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The Turkish Star Wars. I reckon this has got to be seen.

What can anyone say? “The Turkish Star Wars” makes film criticism moot. From the early days of the flickering shadow scenes in the Lumiere Brothers’s shorts through today’s digital cinema, there has never been a film quite like this. Help us, Obi Wan Kenobi…help us!

Date: Fri, 26 Oct 2001 11:13:05 +0100
From: “Tim Chapman” (spam-protected)
To: forteana (spam-protected)
Subject: The Turkish Star Wars

http://www.filmthreat.com/Reviews.asp?File=ReviewsOne.inc&Id=2341

THE TURKISH STAR WARS

by Phil Hall

1982, Un-rated, 85min, Shocking Videos (spam-protected) (10/26/2001)

The Turkish film industry has a curious tradition of appropriating Hollywood classics and remaking them on a budget roughly equivalent to the price of lunch at a neighborhood kebab shop. Devoted readers of Film Threat will recall “The Turkish Wizard of Oz,” which tossed the MGM classic over an Istanbul rainbow and into a realm of utter surrealism, and there are also Turkish-based versions of “Star Trek,” “Tarzan,” “Superman” and even “E.T.” lurking about.

However, none of this knowledge could possibly prepare you for the jaw-dropping insanity of “The Turkish Star Wars.” This film is not actually a scene-for-scene remake of the George Lucas landmark, although it shamelessly pirated the special effects footage from the 1977 original and tacked it into a feverish nightmare of celluloid dementia which needs to be seen if only to prove how far the minds of lunatic filmmakers can run. Prepare yourself, because the only way to appreciate “The Turkish Star Wars” is to follow the storyline through its labyrinthine lunacy.

Long ago in a Turkish-speaking galaxy far, far away, the universe is being imperiled by a quartet of evildoers: two bush-haired men wearing Mardi Gras costumes, a slutty babe dressed as Cleopatra, and a blue robot with an ambulance light on his head. (I am not making this up…I could not possibly make this up!) Their fleet of spaceships go to war against the flying saucers of a heroic group of rebels, and for several minutes the screen is filled with F/X footage from a battered print of “Star Wars.”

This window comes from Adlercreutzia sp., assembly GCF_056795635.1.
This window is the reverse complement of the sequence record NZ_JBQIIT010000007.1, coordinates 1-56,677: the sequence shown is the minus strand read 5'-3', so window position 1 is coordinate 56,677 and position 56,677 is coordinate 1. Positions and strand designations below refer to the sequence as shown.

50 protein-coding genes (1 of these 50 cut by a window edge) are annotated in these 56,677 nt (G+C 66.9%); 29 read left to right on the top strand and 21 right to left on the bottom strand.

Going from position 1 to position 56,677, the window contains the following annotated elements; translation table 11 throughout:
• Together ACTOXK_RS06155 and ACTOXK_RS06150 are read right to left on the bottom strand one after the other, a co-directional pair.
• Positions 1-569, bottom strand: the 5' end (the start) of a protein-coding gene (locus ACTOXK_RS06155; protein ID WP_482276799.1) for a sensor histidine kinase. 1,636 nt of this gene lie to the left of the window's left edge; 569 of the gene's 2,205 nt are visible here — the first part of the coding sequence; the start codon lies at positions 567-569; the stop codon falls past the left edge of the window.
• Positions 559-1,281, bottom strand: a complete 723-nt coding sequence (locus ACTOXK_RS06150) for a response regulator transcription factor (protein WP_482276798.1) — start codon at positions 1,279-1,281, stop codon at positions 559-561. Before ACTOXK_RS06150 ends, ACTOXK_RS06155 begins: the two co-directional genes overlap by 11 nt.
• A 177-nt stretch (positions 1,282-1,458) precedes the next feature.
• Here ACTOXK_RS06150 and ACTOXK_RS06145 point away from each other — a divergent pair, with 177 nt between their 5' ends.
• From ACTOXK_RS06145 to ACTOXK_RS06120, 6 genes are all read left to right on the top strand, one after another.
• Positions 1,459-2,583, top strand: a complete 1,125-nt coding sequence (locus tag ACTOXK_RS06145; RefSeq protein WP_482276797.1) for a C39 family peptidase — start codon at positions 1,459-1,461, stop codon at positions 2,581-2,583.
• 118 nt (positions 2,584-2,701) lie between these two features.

… and so forth to the horrid climax: …

Now it’s time for a showdown between our golden gloved good guy and the entire cast of miscreants. A huge rumble takes place in an open field, with the villains getting their heads decapitated left and right. While this is going on , footage from the outer space battles in “Star Wars” is repeated, along with scenes from a film about the destruction of Sodom and Gomorrah. After much derring-do and chopping, the bad guys are vanquished and everyone lives happily ever after. The man with the golden gloves goes back into outer space, leaving his chemically-enhanced blonde lady friend behind to clean up all of the severed heads.

What can anyone say? “The Turkish Star Wars” makes film criticism moot. From the early days of the flickering shadow scenes in the Lumiere Brothers’s shorts through today’s digital cinema, there has never been a film quite like this. Help us, Obi Wan Kenobi…help us!

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